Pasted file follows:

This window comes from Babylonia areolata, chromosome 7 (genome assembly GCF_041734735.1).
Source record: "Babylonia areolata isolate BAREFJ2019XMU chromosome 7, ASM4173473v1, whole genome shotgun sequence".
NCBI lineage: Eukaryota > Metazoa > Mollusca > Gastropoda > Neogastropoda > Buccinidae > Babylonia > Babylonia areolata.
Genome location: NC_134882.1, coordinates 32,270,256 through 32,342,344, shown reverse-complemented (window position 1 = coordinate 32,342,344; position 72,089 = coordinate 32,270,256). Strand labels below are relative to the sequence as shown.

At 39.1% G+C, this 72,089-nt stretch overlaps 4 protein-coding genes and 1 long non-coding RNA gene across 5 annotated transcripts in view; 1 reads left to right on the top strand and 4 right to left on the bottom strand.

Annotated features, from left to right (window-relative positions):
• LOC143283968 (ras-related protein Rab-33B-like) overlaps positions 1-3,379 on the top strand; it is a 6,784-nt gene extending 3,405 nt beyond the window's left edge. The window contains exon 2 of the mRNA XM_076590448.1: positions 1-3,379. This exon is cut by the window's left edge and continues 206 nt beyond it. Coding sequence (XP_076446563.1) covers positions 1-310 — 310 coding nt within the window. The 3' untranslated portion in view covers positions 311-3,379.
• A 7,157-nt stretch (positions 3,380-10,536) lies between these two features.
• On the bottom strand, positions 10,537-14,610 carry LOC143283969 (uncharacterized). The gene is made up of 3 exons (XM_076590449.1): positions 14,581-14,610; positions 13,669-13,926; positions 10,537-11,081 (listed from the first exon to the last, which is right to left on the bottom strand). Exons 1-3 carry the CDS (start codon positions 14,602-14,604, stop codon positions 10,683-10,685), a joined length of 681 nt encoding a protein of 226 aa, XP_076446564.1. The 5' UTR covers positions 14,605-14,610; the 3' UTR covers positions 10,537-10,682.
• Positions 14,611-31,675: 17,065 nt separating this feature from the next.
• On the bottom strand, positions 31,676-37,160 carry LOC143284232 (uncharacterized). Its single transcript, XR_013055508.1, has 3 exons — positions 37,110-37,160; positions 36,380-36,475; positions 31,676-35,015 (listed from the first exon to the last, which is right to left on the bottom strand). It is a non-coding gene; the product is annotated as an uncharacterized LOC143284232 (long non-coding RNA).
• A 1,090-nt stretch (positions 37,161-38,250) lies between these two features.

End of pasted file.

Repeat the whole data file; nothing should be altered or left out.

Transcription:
This window comes from Babylonia areolata, chromosome 7 (genome assembly GCF_041734735.1).
Source record: "Babylonia areolata isolate BAREFJ2019XMU chromosome 7, ASM4173473v1, whole genome shotgun sequence".
NCBI lineage: Eukaryota > Metazoa > Mollusca > Gastropoda > Neogastropoda > Buccinidae > Babylonia > Babylonia areolata.
Genome location: NC_134882.1, coordinates 32,270,256 through 32,342,344, shown reverse-complemented (window position 1 = coordinate 32,342,344; position 72,089 = coordinate 32,270,256). Strand labels below are relative to the sequence as shown.

At 39.1% G+C, this 72,089-nt stretch overlaps 4 protein-coding genes and 1 long non-coding RNA gene across 5 annotated transcripts in view; 1 reads left to right on the top strand and 4 right to left on the bottom strand.

Annotated features, from left to right (window-relative positions):
• LOC143283968 (ras-related protein Rab-33B-like) overlaps positions 1-3,379 on the top strand; it is a 6,784-nt gene extending 3,405 nt beyond the window's left edge. The window contains exon 2 of the mRNA XM_076590448.1: positions 1-3,379. This exon is cut by the window's left edge and continues 206 nt beyond it. Coding sequence (XP_076446563.1) covers positions 1-310 — 310 coding nt within the window. The 3' untranslated portion in view covers positions 311-3,379.
• A 7,157-nt stretch (positions 3,380-10,536) lies between these two features.
• On the bottom strand, positions 10,537-14,610 carry LOC143283969 (uncharacterized). The gene is made up of 3 exons (XM_076590449.1): positions 14,581-14,610; positions 13,669-13,926; positions 10,537-11,081 (listed from the first exon to the last, which is right to left on the bottom strand). Exons 1-3 carry the CDS (start codon positions 14,602-14,604, stop codon positions 10,683-10,685), a joined length of 681 nt encoding a protein of 226 aa, XP_076446564.1. The 5' UTR covers positions 14,605-14,610; the 3' UTR covers positions 10,537-10,682.
• Positions 14,611-31,675: 17,065 nt separating this feature from the next.
• On the bottom strand, positions 31,676-37,160 carry LOC143284232 (uncharacterized). Its single transcript, XR_013055508.1, has 3 exons — positions 37,110-37,160; positions 36,380-36,475; positions 31,676-35,015 (listed from the first exon to the last, which is right to left on the bottom strand). It is a non-coding gene; the product is annotated as an uncharacterized LOC143284232 (long non-coding RNA).
• A 1,090-nt stretch (positions 37,161-38,250) lies between these two features.